# Diffusion Length

1. Apr 17, 2010

### Phyisab****

1. The problem statement, all variables and given/known data

I just got a correct answer to a problem using the equation for the distance a density will propagate in time t below. Does anyone know where this comes from? I've already solved the homework problem, I just am not comfortable without understanding where this came from.

2. Relevant equations

$$x = 2 \sqrt{D t}$$

Where x is the distance the density has propagated.

3. The attempt at a solution

So the diffusion equation can be solved for a 1-d situation giving (according to wikipedia I admit)

$$n=n_{0}erfc(\frac{x}{2\sqrt{D t}})$$

Where erfc is the complementary error function, not sure how to make that look better in tex. Essentially to come up with the equation for diffusion length, the argument of erfc must be equal to 1. But I can't find a way to convince myself that is the case. Can anyone shed some light on this? Or maybe I'm way off, any help would be appreciated.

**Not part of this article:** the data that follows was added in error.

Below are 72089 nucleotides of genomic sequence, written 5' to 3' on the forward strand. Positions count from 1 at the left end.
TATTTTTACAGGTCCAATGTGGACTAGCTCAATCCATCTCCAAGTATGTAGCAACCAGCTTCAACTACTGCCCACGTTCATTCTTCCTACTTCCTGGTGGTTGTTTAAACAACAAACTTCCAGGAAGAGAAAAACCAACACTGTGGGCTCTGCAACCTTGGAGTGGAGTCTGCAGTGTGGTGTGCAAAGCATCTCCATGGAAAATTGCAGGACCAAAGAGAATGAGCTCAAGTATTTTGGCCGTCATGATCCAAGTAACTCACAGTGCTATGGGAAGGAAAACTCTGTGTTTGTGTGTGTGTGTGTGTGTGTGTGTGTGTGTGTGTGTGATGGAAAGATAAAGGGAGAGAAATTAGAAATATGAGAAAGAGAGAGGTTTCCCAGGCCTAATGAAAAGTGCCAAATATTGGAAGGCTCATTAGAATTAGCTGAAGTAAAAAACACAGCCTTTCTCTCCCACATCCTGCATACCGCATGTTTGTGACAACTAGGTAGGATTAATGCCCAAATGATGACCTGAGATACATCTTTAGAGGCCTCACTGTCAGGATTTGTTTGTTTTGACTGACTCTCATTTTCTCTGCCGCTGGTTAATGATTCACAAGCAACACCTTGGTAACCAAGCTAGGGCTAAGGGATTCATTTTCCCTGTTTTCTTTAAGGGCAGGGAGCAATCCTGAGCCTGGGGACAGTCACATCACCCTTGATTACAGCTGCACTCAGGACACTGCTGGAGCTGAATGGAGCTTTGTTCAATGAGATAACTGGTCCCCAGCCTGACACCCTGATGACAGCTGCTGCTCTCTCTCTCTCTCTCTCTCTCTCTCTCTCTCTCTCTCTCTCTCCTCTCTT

2. Apr 17, 2010

### Matterwave

For all kinds of things like "diffusion length" it just means a defined length or some other parameter such that something happens.

A good analogy would be like Half-life. It is the time spent such that half the original radioactive material is left. In this way, the diffusion length is something like the length such that X% of the material has diffused through.

It's just a definition thing, it's not anything absolute.

3. Apr 17, 2010

### Phyisab****

Hmmm. Well the problem is: A small amount of N15 gas is introduced into a container of N14 gas. The container is spherical, 1m in diameter, at room temp and pressure. Make a rough estimate of how long it will be until you can be pretty sure the molecules are uniformly mixed?

How would you go about this problem? I used the equation above, but I can't justify it I just found it on wikipedia. This is a problem from Reif and he makes no mention of that equation. He doesn't really address how to do any calculations, all he does is derive the diffusion coefficient by two methods, and never says anything about how to use it. I guess that means I should be able to figure that out myself.